Setting Kids Up to Fail

The nature of work is changing--we all know that.  You're required to be a lot more entrepreneurial, which requires you to build your own networks in order to get customers and collaborators, since these functions won't be under the roof of a big company anymore.

You'll need to be more mobile, nimble, and able to go where the work is.  You'll need to think globally.  

You will need to be a continuous learner, willing to pick up new skills as the world changes around you--meaning that your sources of education won't necessarily be accredited academic institutions.  

This is all pretty obvious, and has been for a while, right?

So how does this respond to how we seem to be teaching our kids?

Well, for starters, each generation seems to be facing a shrinking, not growing world.  Below is a graphic from a DailyMail article that shows how far kids in a family were allowed to roam as eight year olds.

From the DailyMail

Could you imagine letting an eight year old roam eight miles away these days?  You'd probably get arrested for child neglect.  However, how prepared was that kid for the rest of life after making those trips, compared to kids today that rarely ever leave the house on their own?  How prepared are kids today to face a global world when they can't walk off of their own block.

How likely are they to become lifelong learners when we've never had more emphasis on standardized testing, and therefore standardized learning?  The school we create for kids now makes them want to be done with school as soon as possible.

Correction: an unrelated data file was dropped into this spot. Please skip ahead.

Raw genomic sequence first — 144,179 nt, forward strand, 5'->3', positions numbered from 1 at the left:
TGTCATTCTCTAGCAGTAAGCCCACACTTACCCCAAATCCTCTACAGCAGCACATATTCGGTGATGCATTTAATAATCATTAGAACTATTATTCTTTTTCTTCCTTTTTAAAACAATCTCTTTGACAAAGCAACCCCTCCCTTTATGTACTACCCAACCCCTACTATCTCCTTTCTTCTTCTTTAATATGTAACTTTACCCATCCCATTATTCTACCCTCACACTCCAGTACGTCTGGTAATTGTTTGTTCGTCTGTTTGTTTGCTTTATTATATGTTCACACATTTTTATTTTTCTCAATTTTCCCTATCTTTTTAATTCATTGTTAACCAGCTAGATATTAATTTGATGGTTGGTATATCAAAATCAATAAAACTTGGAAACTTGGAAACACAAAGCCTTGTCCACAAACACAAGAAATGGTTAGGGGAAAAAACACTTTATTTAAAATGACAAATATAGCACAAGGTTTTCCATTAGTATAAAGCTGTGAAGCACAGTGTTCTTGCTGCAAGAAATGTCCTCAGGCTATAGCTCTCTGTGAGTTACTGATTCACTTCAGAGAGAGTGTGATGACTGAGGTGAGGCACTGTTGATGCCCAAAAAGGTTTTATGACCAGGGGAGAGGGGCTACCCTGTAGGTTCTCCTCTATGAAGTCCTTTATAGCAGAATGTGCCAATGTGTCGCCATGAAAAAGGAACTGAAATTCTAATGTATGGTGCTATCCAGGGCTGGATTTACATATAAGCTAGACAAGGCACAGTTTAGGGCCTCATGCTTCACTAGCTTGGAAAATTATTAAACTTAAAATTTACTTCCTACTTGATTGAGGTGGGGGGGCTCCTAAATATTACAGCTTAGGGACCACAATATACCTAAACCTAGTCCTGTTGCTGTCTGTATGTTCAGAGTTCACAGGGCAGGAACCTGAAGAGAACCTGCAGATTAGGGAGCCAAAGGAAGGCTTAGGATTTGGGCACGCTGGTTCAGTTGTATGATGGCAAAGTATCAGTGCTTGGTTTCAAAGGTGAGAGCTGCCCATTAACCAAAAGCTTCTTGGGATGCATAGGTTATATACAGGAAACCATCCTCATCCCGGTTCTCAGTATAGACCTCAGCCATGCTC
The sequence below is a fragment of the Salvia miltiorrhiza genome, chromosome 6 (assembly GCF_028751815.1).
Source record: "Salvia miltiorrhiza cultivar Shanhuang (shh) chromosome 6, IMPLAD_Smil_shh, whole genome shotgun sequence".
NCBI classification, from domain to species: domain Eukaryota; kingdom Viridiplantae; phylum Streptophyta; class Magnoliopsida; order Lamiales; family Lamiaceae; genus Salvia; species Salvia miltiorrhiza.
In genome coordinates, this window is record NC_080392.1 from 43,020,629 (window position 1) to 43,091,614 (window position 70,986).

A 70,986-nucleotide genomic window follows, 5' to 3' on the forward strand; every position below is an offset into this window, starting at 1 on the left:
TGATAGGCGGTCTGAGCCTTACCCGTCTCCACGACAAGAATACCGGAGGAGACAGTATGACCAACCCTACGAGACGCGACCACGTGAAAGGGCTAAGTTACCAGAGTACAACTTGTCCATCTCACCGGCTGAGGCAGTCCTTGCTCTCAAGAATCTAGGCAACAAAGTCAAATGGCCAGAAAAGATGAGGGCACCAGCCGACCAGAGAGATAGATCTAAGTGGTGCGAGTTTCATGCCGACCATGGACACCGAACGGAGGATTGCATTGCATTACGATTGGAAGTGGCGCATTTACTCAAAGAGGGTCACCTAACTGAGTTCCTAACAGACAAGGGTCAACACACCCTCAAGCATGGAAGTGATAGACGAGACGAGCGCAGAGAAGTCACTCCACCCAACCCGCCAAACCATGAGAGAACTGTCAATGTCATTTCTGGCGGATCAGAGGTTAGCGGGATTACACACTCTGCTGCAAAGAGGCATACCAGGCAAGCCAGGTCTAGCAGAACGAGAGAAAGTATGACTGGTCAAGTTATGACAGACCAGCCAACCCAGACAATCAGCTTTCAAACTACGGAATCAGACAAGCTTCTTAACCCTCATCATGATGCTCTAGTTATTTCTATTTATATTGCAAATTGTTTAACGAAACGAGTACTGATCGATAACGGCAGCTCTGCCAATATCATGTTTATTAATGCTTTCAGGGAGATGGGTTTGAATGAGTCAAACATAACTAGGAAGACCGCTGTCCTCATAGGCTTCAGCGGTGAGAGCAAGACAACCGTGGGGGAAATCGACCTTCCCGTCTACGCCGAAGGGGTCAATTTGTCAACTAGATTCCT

It's like when people ask me how to get into venture capital.  They're always asking about the right way to do it, how to get an interview--all these very structured ways of approaching a system.  When I tell them stuff about adding value to the community, creating a personal brand, etc., it just doesn't compute.  Nothing that I ever did to get where I am in venture was difficult or special--but none of it was anything you really learn in a classroom.  

The world we're heading into requires a highly visible, highly network, flexible risk taker with a global perspective.  Yet, it feels like the US is churning out kids who never venture outside of their suburban housing development on their own who look for authoritative structures to fit themselves into and are taught to fear strangers, domestic and abroad.


Hopefully, companies like Tinkergarten and Tinybop can help expand kids' natural curiousity for the world around them.